Children with Lupus and Diabetes Are Likely to Also Have Depression

Children with systemic lupus erythematosus (SLE)/mixed connective tissue disease (MCTD) often suffer from significant bouts of depression and potentially suicide ideation, a study in the Journal of Pediatrics determined.

Children with systemic lupus erythematosus (SLE)/mixed connective tissue disease (MCTD) often suffer from significant bouts of depression and potentially suicide ideation, a study in the Journal of Pediatrics determined.

Although the rates of depression and suicide ideation are lower for patients with SLE than for children with Type 1 diabetes (T1D), the numbers are still high, and they reflect a need for not just condition-specific treatment but perhaps mental health support as well. According to the study authors, the risks of depression are particularly pronounced in certain racial and ethnic groups and with children suffering from long bouts of SLE/MCTD.

While the results, on the whole, are not surprising, some of the secondary and tertiary findings of the study are alarming. Among them was that depression was associated with poor disease control in both the SLE/MCTD group and the T1D group, and anxiety was closely associated with insulin pump use in subjects with T1D. This result mirrors a finding in adults in a 2014 study in Diabetes Care and several others. It also points to the cyclical nature of disease and co-morbid depression and suggests, as have many other studies, that treating depression can not only potentially improve quality of life, but can also be a substantial differentiator in both self-care and response to medical interventions.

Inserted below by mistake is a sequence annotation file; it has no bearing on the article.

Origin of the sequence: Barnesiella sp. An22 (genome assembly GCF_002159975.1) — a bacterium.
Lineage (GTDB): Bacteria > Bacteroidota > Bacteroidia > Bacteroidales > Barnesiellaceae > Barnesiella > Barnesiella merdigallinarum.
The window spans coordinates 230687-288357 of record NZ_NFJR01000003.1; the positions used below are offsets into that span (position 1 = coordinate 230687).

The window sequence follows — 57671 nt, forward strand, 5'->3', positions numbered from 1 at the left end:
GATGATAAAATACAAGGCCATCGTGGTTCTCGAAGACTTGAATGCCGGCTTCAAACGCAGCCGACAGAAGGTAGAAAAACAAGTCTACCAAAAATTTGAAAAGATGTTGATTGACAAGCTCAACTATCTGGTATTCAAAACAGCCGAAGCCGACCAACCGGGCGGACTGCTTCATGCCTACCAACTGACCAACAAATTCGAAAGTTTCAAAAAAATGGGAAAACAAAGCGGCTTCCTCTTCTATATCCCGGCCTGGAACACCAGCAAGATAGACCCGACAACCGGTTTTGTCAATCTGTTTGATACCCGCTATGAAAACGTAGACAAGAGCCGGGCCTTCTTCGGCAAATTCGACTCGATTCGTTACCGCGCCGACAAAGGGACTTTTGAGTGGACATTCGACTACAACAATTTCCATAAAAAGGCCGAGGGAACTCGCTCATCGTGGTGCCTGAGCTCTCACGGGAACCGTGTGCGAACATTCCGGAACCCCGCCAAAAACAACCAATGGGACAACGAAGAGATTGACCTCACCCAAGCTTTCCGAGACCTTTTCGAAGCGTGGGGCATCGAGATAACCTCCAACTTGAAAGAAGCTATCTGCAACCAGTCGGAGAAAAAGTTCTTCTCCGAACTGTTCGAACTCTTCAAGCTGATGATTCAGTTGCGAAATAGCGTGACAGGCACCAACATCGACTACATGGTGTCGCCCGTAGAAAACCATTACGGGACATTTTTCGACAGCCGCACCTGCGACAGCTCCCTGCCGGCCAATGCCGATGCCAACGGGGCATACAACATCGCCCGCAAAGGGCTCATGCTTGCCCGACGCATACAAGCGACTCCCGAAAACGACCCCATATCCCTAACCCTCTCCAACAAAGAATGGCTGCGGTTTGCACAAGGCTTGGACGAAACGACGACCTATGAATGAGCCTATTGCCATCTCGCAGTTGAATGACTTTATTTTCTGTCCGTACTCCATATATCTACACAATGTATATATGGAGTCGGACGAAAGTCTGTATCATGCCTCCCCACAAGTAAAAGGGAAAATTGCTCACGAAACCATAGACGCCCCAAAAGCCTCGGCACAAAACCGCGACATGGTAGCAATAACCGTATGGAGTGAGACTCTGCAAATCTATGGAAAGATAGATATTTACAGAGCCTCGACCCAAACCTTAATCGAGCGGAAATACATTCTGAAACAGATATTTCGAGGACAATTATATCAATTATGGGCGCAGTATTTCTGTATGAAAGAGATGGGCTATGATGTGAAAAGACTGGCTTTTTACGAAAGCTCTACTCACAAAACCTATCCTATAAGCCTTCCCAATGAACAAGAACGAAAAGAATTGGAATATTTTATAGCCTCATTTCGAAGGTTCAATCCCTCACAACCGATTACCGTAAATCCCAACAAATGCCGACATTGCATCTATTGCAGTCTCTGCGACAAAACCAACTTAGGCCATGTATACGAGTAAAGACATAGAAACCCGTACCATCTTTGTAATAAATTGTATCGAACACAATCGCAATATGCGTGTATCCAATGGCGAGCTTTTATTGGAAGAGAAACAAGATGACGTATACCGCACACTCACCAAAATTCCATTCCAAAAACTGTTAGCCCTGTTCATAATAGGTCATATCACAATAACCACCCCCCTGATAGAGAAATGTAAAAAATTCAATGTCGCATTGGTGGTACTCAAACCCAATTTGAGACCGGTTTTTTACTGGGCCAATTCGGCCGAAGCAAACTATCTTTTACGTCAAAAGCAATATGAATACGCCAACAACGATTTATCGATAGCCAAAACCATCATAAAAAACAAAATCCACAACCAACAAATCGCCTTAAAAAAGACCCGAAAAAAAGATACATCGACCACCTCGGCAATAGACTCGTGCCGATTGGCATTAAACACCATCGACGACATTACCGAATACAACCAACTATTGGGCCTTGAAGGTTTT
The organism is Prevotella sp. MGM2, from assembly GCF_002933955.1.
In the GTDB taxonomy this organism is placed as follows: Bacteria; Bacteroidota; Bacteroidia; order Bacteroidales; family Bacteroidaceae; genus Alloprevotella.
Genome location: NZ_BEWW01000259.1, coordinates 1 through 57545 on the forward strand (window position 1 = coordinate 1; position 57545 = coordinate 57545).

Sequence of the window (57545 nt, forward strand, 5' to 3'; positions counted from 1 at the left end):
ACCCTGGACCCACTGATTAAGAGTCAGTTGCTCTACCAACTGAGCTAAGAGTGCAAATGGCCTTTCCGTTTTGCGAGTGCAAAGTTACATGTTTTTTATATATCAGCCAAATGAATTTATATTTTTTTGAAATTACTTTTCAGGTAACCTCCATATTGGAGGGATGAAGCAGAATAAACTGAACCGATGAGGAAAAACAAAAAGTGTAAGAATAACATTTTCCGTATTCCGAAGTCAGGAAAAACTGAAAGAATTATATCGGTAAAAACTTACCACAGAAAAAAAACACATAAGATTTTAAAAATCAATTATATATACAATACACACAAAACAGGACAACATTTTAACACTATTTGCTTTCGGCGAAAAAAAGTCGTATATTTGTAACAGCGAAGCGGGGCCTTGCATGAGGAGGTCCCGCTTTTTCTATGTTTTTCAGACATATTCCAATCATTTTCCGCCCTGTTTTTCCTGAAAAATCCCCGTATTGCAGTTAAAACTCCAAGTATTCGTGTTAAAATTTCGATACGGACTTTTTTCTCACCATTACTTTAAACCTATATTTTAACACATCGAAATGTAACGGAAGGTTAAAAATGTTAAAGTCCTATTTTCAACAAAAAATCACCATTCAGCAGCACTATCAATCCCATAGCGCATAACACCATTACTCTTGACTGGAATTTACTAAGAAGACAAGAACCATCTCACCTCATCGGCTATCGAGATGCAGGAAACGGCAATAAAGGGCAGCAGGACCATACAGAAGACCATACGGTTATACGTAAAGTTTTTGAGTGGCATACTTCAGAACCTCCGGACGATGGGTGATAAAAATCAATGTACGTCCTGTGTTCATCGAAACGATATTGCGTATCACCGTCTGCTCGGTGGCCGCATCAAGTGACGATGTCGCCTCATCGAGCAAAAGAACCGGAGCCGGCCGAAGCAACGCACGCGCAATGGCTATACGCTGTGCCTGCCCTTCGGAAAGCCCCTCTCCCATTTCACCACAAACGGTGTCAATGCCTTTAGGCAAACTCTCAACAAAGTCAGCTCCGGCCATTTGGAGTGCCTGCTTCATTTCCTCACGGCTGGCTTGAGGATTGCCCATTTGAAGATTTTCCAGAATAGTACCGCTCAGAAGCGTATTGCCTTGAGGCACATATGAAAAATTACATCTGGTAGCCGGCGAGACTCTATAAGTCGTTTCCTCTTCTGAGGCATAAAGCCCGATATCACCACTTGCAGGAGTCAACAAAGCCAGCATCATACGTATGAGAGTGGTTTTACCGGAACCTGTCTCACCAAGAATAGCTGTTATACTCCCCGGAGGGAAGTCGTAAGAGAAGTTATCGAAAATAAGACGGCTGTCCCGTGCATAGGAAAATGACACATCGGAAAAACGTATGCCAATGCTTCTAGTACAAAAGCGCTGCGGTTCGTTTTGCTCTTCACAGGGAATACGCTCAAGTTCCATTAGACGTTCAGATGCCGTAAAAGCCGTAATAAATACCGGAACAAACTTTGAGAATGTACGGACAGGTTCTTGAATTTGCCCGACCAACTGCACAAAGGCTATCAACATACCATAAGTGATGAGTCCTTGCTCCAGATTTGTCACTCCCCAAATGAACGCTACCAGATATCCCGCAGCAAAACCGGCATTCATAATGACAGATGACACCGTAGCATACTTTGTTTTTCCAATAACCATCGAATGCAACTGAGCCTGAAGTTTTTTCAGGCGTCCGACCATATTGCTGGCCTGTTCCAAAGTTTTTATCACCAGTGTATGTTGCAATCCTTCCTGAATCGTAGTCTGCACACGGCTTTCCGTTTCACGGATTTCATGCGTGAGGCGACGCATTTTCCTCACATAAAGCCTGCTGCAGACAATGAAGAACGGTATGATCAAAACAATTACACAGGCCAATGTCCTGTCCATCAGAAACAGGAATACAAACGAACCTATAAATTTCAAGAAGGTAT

The study looked at a cross section of 50 outpatient pairs of children, age 8 and above, matching subjects with SLE/MCTD and T1D by sex and age group. The researchers screened for depression, suicidal ideation, and anxiety using the Patient Health Questionnaire-9 and the Screen for Childhood Anxiety Related Emotional Disorders, respectively. They also collected parent-reported mental health treatment data and compared prevalence and treatment rates between subjects with SLE/MCTD and T1D.

Depression symptoms were present in 23% of participants and suicidal ideation was present in 15%. More than a quarter of participants struggled with anxiety. Compared with subjects with T1D, subjects with SLE/MCTD had lower adjusted rates of depression and suicidal ideation but poorer rates of mental health treatment (24% vs 53%).

The study adds to growing evidence that mental health care should be a primary concern for children with potentially long-term or chronic conditions. But despite evidence of comorbid depression associated with SLE and T1D, definitive research on this connection is still incomplete, particularly in children. The study authors hope this research leads to larger studies establishing the connection and suggesting appropriate avenues for clinical interventions.